A year after she moved into the apartment, her grandparents began downsizing, and Ms. Abbott fell heir to a classic 1950s coffee table and a two-tier side table, both with tile inlay. That furniture was right at home with the Russel Wright tableware (a wedding present from Ms. Abbott’s parents) and with the cache of chalkware — plaster of Paris figurines and wall hangings that were handed out as prizes at carnivals and became popular décor during the postwar era. For what it’s worth, they’re heavy enough to be murder weapons.
“My dad collected them, so I started collecting them, and we would give them to each other as presents. He passed away a few years ago, so I took some of the pieces I’d given him,” said Ms. Abbot, whose holdings include a Shirley Temple, a Snow White, a cowboy and a cornucopia of brightly colored fruit.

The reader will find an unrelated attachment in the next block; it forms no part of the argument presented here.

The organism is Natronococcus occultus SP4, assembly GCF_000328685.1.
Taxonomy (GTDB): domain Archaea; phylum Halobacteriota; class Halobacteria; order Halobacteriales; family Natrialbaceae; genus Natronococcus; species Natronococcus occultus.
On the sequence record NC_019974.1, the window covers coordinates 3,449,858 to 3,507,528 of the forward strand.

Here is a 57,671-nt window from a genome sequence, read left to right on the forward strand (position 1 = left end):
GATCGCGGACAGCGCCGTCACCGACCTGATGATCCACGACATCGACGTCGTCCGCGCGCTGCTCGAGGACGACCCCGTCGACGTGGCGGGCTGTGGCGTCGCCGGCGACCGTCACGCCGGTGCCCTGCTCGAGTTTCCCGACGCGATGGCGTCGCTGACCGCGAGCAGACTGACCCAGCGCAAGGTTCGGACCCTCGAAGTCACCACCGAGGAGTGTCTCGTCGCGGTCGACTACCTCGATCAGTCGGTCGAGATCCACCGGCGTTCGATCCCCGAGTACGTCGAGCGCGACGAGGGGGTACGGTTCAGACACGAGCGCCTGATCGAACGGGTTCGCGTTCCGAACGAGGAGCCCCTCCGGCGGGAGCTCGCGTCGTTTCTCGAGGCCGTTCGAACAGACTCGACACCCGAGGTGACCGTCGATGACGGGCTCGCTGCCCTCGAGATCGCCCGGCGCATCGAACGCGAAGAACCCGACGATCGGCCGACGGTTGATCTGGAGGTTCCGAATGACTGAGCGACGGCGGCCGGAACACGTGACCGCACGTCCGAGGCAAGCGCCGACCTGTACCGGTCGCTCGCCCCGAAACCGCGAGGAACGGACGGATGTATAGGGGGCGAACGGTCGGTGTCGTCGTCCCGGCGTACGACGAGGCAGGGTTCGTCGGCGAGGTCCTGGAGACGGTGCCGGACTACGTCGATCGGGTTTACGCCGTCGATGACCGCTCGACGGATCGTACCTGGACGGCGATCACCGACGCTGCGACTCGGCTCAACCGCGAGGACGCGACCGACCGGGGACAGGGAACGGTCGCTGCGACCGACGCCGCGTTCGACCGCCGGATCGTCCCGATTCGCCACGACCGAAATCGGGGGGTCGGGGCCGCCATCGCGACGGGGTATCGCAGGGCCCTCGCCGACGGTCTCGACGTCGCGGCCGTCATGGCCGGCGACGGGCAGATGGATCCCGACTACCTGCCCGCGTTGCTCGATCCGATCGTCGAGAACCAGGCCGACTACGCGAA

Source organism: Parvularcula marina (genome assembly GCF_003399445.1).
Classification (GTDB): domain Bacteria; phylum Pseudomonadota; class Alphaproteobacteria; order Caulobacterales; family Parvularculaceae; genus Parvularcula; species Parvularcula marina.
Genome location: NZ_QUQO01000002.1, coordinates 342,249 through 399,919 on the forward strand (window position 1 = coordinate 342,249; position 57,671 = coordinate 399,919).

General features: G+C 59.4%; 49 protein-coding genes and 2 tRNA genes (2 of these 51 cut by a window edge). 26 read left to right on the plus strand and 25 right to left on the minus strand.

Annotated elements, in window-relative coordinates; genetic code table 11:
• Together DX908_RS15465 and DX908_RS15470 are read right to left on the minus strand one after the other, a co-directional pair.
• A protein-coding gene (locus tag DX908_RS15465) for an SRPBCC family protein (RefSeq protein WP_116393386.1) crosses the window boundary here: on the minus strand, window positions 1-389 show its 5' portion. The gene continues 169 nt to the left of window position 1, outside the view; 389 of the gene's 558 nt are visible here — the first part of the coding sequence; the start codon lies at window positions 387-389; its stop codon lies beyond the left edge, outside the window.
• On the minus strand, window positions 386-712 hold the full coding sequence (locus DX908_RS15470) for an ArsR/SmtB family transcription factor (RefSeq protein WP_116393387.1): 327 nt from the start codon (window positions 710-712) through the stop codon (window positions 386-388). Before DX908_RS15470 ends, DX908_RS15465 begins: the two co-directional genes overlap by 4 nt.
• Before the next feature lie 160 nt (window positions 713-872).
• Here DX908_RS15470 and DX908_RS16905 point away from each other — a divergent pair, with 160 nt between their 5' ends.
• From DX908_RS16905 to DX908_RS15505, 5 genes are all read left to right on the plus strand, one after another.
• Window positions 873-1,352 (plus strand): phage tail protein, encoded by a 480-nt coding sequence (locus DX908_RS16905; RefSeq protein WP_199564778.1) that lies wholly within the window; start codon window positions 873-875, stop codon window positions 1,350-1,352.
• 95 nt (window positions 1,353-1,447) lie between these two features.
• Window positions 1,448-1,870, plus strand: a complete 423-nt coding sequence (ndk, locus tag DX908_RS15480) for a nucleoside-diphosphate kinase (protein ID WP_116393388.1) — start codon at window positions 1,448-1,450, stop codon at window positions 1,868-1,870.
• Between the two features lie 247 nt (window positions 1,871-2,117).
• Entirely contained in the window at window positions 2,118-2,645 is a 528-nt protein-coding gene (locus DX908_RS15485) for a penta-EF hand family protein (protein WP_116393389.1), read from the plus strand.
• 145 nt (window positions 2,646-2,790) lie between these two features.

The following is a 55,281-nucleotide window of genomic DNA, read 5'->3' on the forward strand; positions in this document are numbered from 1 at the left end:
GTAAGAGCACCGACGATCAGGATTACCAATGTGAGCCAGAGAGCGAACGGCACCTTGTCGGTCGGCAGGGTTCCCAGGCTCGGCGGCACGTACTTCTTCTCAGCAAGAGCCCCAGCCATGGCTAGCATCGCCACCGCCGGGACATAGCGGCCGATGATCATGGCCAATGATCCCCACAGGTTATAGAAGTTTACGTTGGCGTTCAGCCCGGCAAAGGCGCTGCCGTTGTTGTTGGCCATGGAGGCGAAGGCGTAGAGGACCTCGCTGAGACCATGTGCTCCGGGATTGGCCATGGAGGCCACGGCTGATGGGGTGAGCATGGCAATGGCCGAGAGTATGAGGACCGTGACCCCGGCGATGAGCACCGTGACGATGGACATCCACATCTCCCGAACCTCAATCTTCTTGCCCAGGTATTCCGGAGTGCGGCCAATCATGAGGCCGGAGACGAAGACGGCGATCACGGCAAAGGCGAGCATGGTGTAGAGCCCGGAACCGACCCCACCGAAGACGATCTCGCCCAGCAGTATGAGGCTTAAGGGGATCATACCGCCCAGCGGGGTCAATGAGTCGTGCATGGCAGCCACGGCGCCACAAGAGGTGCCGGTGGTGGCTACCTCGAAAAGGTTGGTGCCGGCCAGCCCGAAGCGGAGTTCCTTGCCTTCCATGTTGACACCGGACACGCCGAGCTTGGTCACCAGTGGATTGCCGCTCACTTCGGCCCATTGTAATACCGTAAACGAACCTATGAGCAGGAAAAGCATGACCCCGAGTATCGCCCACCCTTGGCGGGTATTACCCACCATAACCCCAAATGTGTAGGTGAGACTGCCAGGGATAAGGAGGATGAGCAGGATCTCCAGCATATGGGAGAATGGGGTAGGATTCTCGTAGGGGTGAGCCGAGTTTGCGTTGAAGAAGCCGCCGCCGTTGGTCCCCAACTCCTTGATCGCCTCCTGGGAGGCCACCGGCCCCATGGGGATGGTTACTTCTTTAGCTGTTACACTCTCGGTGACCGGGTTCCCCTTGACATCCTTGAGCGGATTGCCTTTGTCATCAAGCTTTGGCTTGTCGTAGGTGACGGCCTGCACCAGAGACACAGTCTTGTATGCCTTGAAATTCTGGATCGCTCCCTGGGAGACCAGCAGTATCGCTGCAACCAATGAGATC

Vintage midcentury modern flamenco- and ballet-dancer figures hang on a wall in the living room. “I see them as providing some bohemian artistic energy for a 1950s Long Island family,” she said. “I’ve always loved the ballerina fantasy in pop culture — this perfect, pristine thing — so I often end up with tchotchkes that have the ballerina vibe. Obviously, ‘The Turnout’ was long in coming.”
A frequent topic of discussion during psychotherapy sessions, Ms. Abbott said, is her financial diffidence. She was a staff writer and story editor on the HBO series “The Deuce”; a creator of the USA Network series “Dare Me,” an adaptation of her 2012 mystery about a ruthless cheerleading squad; and she’s developing “The Turnout” as a limited series. But success has not gone to her head — or to her apartment.